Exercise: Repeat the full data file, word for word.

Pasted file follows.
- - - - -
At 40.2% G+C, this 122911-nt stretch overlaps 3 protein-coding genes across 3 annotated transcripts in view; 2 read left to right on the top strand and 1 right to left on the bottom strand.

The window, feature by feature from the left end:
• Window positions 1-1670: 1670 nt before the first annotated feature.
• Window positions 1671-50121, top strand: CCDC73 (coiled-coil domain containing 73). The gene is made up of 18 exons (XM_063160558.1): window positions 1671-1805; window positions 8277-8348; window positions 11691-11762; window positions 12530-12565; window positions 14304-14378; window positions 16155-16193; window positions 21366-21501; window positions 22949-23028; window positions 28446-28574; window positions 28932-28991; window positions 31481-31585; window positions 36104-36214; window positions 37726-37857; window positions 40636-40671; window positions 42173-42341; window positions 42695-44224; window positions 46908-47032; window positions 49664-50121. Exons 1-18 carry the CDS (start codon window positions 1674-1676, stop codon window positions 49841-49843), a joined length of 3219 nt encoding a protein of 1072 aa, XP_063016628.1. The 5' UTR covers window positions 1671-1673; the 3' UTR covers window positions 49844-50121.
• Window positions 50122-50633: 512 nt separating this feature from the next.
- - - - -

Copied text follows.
At 40.2% G+C, this 122911-nt stretch overlaps 3 protein-coding genes across 3 annotated transcripts in view; 2 read left to right on the top strand and 1 right to left on the bottom strand.

The window, feature by feature from the left end:
• Window positions 1-1670: 1670 nt before the first annotated feature.
• Window positions 1671-50121, top strand: CCDC73 (coiled-coil domain containing 73). The gene is made up of 18 exons (XM_063160558.1): window positions 1671-1805; window positions 8277-8348; window positions 11691-11762; window positions 12530-12565; window positions 14304-14378; window positions 16155-16193; window positions 21366-21501; window positions 22949-23028; window positions 28446-28574; window positions 28932-28991; window positions 31481-31585; window positions 36104-36214; window positions 37726-37857; window positions 40636-40671; window positions 42173-42341; window positions 42695-44224; window positions 46908-47032; window positions 49664-50121. Exons 1-18 carry the CDS (start codon window positions 1674-1676, stop codon window positions 49841-49843), a joined length of 3219 nt encoding a protein of 1072 aa, XP_063016628.1. The 5' UTR covers window positions 1671-1673; the 3' UTR covers window positions 49844-50121.
• Window positions 50122-50633: 512 nt separating this feature from the next.